Knife Thrower’s Assistance is a musical collective with a deliberately limited lifespan, to whit, some gigs and a live album to be recorded therein. One of its members is the experimental freak-folk auteur Heidi Harris, and she’s taken the opportunity to enlist her comrades’ assistance in extending her prolifically diverse oeuvre. The sound of this EP will be familiar to Harris’s existing audience, but it benefits from the sound of a working group, sounding more consistent and coherent across its five songs than is sometimes the case; the presence of a deep, pillowy bass, sometimes very nicely bowed, driving several of the songs along also helps Harris’s habitually nuanced and ambiguous sound to find an anchor. For all that the approach is more conventional than usual, in terms of both musicianship and production values, it’s still pretty out-there creative; in a way the shift of emphasis highlights Harris’s songwriting, given that the construction of the recordings themselves is often a creative focus for her. Here we are encouraged by the context to listen more closely to the way that she combines melody, harmony and lyrics, with the other musicians providing solid, and frequently beautiful support, directing their playing to the song, rather than to any other creative agenda that may be in play. Piano, bass, bowed strings and Harris’s voice are the principal elements of the sound, but not the only ones, and the music is arranged with erudition and aplomb. If there’s one adjective I wouldn’t use to describe Strange Folklore, it’s ‘experimental’. This is not to say that it charts no new territory, but this is the sound of someone employing an established practice to get exactly the results they want, to stunning effect. This is a truly beautiful, and still pleasingly unconventional recording.
‘Cian # 2’, with which Túneles, opens, begins with a repeated dissonant piano figure, processed through a distorted delay which signals immediately that Joaquín Mendoza Sebastián recognises no boundaries to the play of his creative endeavour. Experimental in its abstract musical materials no more than in its concrete sonic substance, this EP does not rest on any set generic conventions, or permit any of the terms of its discourse to go unquestioned. Meanings are created in the manipulation of musical language as a malleable, plastic fabric, rather than as a defined system of stylistically determined signs, and articulated as much in the changing timbral character of the sound as in its pattern of pitches and rhythms. That we are so used, as listeners, to a particular sense of the musical, means that any such approach inevitably sounds challenging and ambiguous, generating tense atmospheres that range from the ethereal to the threatening. It’s an odd thing about music, as opposed to the visual arts, that the absence of the usual tokens of representation, such as consonance or tonality, necessarily tends towards certain emotional resonances; but for all that the atmospheres of Túneles are somewhat unsettling, they are far from disturbing or aggressively obtuse. Instead, I found its combination of vocal samples, processed acoustic and electro-acoustic instruments, short looping repetitions and tonal ambiguities both intellectually intriguing and aesthetically rewarding. There is more than a hint of humour and playfulness in the music, which makes it feel more welcoming than might otherwise be the case, and once you are able to engage with it on its own terms there’s a world of close attention to detail and subtly specific affective meanings to be enjoyed. Joaquín Mendoza Sebastián is a continually surprising and innovative artist, and Túneles is a very intelligent and stimulating example of his work.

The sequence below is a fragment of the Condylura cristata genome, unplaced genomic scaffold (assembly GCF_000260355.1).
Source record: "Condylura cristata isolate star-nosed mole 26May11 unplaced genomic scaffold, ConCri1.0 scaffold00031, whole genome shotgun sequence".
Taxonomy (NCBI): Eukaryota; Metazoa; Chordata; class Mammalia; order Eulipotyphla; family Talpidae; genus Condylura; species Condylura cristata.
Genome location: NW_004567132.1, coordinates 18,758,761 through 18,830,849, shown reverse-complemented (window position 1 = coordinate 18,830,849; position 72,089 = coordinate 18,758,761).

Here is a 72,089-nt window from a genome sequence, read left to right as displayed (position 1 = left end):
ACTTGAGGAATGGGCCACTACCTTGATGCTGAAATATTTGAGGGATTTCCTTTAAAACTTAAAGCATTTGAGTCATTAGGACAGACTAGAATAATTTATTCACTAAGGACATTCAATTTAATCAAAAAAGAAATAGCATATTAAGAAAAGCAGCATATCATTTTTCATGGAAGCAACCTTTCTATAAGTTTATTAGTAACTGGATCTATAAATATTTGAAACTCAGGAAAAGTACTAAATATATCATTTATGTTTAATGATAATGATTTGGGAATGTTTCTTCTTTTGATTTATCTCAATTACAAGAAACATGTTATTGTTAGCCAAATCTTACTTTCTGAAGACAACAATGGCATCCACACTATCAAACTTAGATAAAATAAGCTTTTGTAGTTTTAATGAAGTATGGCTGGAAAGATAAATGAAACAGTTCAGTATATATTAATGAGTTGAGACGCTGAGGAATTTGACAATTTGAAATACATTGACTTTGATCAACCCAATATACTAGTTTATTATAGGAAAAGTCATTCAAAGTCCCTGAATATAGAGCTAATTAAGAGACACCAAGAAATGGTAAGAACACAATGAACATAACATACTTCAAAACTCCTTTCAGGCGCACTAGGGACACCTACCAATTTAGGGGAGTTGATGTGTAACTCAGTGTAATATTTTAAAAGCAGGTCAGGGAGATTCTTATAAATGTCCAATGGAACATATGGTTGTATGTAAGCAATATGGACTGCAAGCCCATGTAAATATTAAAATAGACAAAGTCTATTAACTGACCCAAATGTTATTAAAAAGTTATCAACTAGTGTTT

Four cuts of laid-back, mid-tempo jazz funk, that place the emphasis firmly on melody, a steady groove and a blissfully luminescent atmosphere. This is not a vehicle for intense, testosterone fueled blowing or histrionically emotional expressive statements, although it is the platform for some shapely, well-crafted solos; The Lavender EP’s grooves, similarly, are not muscle-bound polyrhythmic manifestos, but measured, pulsating exercises in pocket and restraint. It’s an impeccable production, that doesn’t allow the pursuit of clarity and separation to leach the life out of the sound; the performances are given all the sonic space they need, and they really shine. This is what groove music should be about, devoid of grandstanding or overplaying, every note right on the money, and sitting exactly where it needs to be in the mix and the arrangement. The material and orchestration are pretty 70s in style (the one cover version is ‘Sandworms’ from Dave Matthews’s 1977 album Dune), but they have the freshness and sense of style that musicians only bring to music when they’re genuinely excited to be playing it. Tim ‘Love’ Lee of Tummy Touch Records has been championing the idea of ‘yes wave’ music, music of whatever style that’s full of positivity and celebrates virtuosity; I reckon The Expansions are exactly what he’s talking about. The mellow, sun-drenched vibe of their music is extremely hard to dislike, and their musicianship is a joy to hear.